On a visit to the Baltic states last week, Germany’s president Frank-Walter Steinmeier was asked a tough question: What did he make of former German chancellor Gerhard Schröder’s possibly becoming the new chairman of the board of directors of Russian oil company Rosneft? Mr. Schröder was the president’s long-time boss and political mentor. “That’s a topic the German president will not discuss,” said Mr. Steinmeier, avoiding any discussion of his long-time boss and political mentor.
Since becoming president in March, Mr. Steinmeier has made a habit of steering clear of contentious topics. In many ways, a tight tongue goes with the job – the German president is a figurehead who is elected indirectly for a five-year term and expected to be above politics. But over the years, the role has also come to include an expectation that the president leads debate on profound national issues, acting as the nation’s conscience and even its pastor.
Mr. Steinmeier’s apparent reluctance to engage in this part of the job has disappointed some former colleagues in the center-left Social Democratic Party, or SPD. He was foreign minister when the party nominated him for the presidency and maneuvered him into office in what was seen as a clever political coup. The hope was that he would act as a public voice for social democratic values without transgressing the duties of his office. Many in the SPD saw his election as the beginning of a turn against Christian Democracy’s long dominance of German politics, which has seen Chancellor Angela Merkel reign over public life for the past 12 years and the Social Democrats observe from the sidelines as reluctant junior partners.
So far the most radical gesture of Steinmeier's presidency has been to set up a presidential Facebook page.
Mr. Steinmeier has refused to play party politics in his new job. But he has also left many Germans in the dark about his view of the presidency and the role he intends to play. Reviews of his first months in office have been decidedly lukewarm. The consensus is that he is still settling into the office and still feeling his way.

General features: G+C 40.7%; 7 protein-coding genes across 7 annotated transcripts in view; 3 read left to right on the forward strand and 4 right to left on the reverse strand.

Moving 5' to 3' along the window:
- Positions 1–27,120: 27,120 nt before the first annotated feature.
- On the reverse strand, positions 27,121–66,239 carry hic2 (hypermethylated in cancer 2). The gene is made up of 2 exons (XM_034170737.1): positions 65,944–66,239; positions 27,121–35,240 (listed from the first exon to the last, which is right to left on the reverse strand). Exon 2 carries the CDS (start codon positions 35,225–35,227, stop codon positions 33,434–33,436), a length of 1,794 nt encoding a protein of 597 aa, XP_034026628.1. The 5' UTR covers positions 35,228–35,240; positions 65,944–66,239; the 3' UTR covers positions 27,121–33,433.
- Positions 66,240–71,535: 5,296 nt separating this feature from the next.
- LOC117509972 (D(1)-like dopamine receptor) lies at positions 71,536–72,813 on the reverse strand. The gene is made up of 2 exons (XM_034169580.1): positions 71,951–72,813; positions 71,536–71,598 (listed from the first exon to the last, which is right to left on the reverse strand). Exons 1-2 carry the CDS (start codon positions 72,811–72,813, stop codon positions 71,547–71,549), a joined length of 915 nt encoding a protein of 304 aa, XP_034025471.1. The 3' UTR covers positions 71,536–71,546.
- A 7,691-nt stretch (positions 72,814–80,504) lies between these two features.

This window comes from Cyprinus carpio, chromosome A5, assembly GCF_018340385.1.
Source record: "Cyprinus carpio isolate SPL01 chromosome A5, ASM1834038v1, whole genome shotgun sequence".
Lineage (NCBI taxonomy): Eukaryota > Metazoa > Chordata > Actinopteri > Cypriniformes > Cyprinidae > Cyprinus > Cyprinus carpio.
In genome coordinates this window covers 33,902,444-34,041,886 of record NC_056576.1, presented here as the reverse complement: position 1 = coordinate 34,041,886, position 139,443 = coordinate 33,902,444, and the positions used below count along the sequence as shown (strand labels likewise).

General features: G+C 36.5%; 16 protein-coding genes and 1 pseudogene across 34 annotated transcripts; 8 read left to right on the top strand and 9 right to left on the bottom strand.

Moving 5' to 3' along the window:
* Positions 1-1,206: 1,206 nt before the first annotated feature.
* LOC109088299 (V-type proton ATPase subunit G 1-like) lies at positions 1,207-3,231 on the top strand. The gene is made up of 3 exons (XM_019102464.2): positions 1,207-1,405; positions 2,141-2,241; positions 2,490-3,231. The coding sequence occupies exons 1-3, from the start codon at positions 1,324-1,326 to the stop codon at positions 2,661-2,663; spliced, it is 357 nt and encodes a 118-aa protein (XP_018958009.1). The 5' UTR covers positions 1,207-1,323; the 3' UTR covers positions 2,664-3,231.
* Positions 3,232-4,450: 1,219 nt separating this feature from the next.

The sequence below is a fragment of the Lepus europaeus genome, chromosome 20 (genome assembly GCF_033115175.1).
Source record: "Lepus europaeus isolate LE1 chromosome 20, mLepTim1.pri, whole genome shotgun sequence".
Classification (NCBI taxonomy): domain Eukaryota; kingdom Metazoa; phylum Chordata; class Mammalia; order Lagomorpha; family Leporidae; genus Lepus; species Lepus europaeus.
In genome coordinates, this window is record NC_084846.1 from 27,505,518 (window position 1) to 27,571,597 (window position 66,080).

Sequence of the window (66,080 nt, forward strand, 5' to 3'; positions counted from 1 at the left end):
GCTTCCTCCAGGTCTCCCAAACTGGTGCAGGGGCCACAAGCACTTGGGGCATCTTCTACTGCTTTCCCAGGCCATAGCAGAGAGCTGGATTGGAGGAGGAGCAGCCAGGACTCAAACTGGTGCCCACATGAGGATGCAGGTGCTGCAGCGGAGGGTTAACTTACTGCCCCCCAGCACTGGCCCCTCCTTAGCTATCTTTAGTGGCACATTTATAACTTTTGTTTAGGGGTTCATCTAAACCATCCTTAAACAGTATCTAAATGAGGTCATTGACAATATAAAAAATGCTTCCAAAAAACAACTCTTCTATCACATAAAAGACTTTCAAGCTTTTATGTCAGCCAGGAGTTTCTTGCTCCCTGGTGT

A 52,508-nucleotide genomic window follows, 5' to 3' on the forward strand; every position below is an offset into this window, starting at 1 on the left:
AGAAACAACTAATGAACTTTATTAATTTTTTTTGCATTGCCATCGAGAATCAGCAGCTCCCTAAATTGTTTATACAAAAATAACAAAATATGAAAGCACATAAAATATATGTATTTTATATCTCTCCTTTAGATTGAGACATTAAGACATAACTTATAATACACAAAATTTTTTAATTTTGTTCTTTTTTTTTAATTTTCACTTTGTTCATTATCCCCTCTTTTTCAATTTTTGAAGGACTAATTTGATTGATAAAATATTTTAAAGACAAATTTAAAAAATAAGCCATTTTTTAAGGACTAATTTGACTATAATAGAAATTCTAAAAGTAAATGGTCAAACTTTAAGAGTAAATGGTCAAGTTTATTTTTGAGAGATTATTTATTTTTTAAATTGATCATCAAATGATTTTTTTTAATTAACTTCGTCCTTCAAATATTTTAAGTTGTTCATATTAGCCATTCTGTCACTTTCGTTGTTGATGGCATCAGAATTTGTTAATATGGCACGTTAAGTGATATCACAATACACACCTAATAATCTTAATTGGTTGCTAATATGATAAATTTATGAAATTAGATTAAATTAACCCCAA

To be fair to Mr. Steinmeier, the presidency, which is a a tough office for anyone, is particularly difficult for him. His party, the SPD, has been a coalition partner of Ms. Merkel’s Christian Democrats for the past four years but is now campaigning against them in the September 24 federal election. Ms. Merkel did not want him in the job. Since his appointment, many on the right of the political spectrum are keeping a close eye on his every word, waiting to pounce on the slightest breach of neutrality. His staff argues the general election is a time when he is well advised to keep a low public profile.
In his acceptance speech, Mr. Steinmeier said “democracy” would be the key theme of his term in office. Yet he has shown no inclination to ask tough questions about what democracy means in Germany today. In his first months in office, he could have spoken out about the relation between democracy and inequality – the SPD has made social justice a core issue in its election manifesto. He could also have posed the question that many are now asking: Why are German elections becoming so soporifically dull? Does it have to do with the basic similarity of much of the parties’ rhetoric? But Mr. Steinmeier’s team has vetoed anything smacking of risky political intervention.
The 61-year-old has never been a populist. His political career has seen him largely in the role of a political insider, a dealmaker, a sober, solid and conscientious minister. For many years, he was Mr. Schröder’s right-hand man, his political fixer. His trustworthiness and loyalty are viewed as assets in his current job.
But has something been lost? What does a powerbroker do when he is removed from any real power? Expectations of a political presidency seem to have entirely fallen by the wayside. His closest advisers say he wants to provide an example as a calm, solid center in unquiet times. His doughty seriousness, they suggest, is meant as an antidote to the sweet poison of populism.
That might work and it might not. As Mr. Steinmeier unostentatiously goes about his official tasks as head of state, there is a risk that his unruffled solidity could simply turn into irrelevance. The president’s last stop on a trip to the Baltic states was to visit German troops stationed at NATO’s eastern border. Posing with soldiers in full battledress, he asked photographers if he should also put on camouflage face paint – it would make a great Facebook photo. Everyone laughed, including the president. Perhaps he hadn’t noticed how invisible he already is, even without camouflage.
Moritz Koch has been Handelsblatt’s Washington correspondent since 2013. To contact the author: firstname.lastname@example.org